In fact, ESPN founder Bill Rasmussen questioned whether his network would have even been able to launch without Koplovitz’s help. Koplovitz rented Rasmussen transponder space on a satellite in October 1978, a year before ESPN’s official launch. Rasmussen used that transponder space to produce two games from the University of Connecticut — one basketball game and one soccer match — that would demonstrate to potential investors how the service would look.
“I wonder if we would have run out of money before our launch if Kay didn’t rent us space on her transponder and we had to buy our own,” Rasmussen said. “We kind of all promoted the cable business together back then.”
Koplovitz’s road to sports TV actually started in the mid-1960s when she was a University of Wisconsin student traveling through Europe. While in London, she attended a talk on satellite technology that was given by the science fiction writer Arthur C. Clarke that essentially spurred her career in the media business.
“I was so moved by listening to the power of these satellites, I went to graduate school and wrote my master’s thesis in 1968 on satellite technology and its potential impact on communications on a global scale,” she said.
After graduation, Koplovitz bounced around a couple of jobs before landing in the cable industry, which, back then, was a glorified cable antenna service that provided little more than transmitting broadcast TV signals to communities that couldn’t receive them.
Koplovitz was convinced that the cable industry had much more potential than that. She saw that cable systems could use satellite technology to distribute new channels and live programming in ways some industry executives could not fathom.
Her idea was not necessarily popular in the cable industry. The NCTA’s Schmidt recalled that his association’s board was divided between visionaries like Koplovitz who wanted to grow the business and operators who were content to remain an antenna service.
“The idea of using satellites was a new concept,” Schmidt said.
Early on, Koplovitz saw sports as a way to help those cable operators see the huge potential for the businesses they owned. She pointed to the 1975 Muhammad Ali-Joe Frazier “Thrilla in Manila” as the turning point. That fight is the “event that changed television history,” Koplovitz said.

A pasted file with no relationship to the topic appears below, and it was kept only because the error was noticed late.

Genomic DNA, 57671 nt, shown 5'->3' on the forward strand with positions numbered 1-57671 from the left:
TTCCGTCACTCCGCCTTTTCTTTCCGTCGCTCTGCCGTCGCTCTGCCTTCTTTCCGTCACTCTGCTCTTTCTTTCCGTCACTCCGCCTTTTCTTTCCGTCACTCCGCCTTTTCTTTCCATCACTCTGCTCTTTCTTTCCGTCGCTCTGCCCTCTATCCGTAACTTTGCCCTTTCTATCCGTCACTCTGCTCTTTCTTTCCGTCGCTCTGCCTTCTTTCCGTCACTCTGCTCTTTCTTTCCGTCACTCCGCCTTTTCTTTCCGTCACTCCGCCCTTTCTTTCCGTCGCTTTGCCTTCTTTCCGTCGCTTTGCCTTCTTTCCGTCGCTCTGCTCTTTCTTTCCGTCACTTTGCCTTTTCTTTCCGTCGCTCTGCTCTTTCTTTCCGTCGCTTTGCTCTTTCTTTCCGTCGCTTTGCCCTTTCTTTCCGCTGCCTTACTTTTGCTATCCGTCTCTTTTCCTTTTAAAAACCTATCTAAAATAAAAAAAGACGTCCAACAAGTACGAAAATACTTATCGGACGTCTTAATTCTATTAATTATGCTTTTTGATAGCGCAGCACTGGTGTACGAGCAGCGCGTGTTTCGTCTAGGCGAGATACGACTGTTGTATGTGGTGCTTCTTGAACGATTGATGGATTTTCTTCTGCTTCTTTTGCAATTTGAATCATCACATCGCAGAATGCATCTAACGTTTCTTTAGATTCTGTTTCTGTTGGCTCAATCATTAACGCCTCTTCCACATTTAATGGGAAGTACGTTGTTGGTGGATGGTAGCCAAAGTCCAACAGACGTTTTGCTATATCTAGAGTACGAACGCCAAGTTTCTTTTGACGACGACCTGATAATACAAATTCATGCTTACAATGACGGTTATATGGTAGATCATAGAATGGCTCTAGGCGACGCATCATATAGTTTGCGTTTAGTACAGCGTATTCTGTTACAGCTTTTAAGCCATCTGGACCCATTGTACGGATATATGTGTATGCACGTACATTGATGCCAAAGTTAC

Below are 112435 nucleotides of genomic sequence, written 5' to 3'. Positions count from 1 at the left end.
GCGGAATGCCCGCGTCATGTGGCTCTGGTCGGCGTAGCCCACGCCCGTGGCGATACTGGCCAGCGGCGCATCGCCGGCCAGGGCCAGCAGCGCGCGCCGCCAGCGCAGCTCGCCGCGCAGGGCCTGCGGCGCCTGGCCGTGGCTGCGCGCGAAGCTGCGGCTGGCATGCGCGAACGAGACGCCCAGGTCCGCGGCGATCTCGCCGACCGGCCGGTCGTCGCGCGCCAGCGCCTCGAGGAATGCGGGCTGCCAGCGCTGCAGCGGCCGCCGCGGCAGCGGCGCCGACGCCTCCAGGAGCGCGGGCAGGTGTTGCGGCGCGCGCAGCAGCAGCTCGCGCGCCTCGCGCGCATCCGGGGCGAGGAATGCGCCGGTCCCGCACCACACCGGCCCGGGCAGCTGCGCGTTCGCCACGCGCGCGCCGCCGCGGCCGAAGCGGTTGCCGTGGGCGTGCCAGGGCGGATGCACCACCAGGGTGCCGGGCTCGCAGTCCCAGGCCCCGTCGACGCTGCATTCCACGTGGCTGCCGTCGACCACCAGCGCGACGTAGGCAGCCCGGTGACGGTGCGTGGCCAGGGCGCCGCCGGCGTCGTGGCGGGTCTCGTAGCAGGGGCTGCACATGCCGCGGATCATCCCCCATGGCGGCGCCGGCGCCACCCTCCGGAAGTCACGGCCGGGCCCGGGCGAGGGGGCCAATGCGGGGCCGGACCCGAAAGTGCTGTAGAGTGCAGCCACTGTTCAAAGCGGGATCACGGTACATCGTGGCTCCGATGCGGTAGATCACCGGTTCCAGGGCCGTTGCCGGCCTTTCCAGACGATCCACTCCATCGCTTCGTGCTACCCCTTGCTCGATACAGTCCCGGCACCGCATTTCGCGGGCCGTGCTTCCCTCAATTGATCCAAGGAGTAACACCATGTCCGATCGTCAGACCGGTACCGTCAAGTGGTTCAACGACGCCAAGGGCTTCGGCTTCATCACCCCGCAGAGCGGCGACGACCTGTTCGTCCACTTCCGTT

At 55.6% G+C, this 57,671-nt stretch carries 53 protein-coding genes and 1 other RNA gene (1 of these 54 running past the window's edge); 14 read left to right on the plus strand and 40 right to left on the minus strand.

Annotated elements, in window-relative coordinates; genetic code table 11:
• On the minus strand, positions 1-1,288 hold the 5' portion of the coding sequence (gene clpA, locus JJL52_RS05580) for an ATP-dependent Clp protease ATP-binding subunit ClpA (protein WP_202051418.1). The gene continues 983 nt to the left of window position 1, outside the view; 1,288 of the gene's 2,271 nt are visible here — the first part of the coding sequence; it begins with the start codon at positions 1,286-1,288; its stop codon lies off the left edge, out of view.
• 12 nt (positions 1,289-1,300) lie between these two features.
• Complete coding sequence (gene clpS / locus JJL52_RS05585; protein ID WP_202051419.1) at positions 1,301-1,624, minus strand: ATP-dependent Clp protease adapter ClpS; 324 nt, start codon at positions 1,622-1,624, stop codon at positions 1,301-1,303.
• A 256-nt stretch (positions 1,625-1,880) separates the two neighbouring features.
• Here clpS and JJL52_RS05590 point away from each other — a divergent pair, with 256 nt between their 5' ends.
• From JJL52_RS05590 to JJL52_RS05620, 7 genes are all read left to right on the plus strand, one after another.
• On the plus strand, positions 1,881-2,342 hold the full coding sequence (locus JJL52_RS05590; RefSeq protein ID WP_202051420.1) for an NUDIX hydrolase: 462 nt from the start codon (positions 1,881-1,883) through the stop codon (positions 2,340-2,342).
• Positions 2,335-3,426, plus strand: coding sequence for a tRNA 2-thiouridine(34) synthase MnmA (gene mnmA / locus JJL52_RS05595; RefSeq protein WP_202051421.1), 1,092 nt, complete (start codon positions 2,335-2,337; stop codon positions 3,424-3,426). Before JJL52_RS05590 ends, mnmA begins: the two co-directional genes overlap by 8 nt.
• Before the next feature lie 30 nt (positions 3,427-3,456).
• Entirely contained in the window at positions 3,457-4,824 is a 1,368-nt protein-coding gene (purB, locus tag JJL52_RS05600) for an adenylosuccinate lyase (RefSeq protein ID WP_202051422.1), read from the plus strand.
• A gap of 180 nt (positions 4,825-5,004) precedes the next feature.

Until then, HBO had built a nice business by distributing videotapes of movies and sports to cable systems, which would, in turn, play the tapes for their subscribers. Koplovitz knew that satellite technology could make that programming more timely. The problem was that U.S. regulators did not allow cable systems to use satellites in such a way.
Enter the Ali-Frazier fight. To show the potential of satellites, Koplovitz’s longtime friend and business partner Bob Rosencrans, president of UA Columbia, installed a 10-meter satellite dish at his Vero Beach, Fla., system to show the fight live. Koplovitz, who had HBO as a client at the time, and Rosencrans invited around 150 cable industry executives and government regulators to Vero Beach to watch the fight.
The transmission worked flawlessly, and Koplovitz couldn’t help but think of how the sleepy cable business was about to explode. After the fight, she recalled walking back to her hotel with Rosencrans.
“Bob knew this was my dream,” she said of Rosencrans, who died in 2016. “At that time, we were saying, this is it. This is what we’re going to do. We’re going to launch these television networks to cable systems.”
Sure enough, soon after the fight, many cable systems bought their own satellite dishes to have access to that kind of programming, and the Federal Communications Commission relaxed rules on who could use satellites.
The Ali-Frazier fight also confirmed to Koplovitz that sports programming would be the best way to grow the business. At the time, HBO carried a sports package from Madison Square Garden. But the network was more focused on movies.
Koplovitz and Rosencrans wanted to get that package. They knew MSG’s Cohen well and waited until that contract ended before signing their own deal and picking up 125 MSG events.
That proved to be the first step in the launch of MSG Sports.
“Bob Rosencrans would have been satisfied having just the Madison Square Garden events, but I pushed and pushed,” Koplovitz said. “I said, ‘It’s not good enough. We have to have sports on every night. We have to get the major sports. This is going to be really big.’”
In the 1970s, sports TV generally was relegated to weekends. Koplovitz wanted to carry games during the week, too, so she endeavored to pick up as many rights as she could.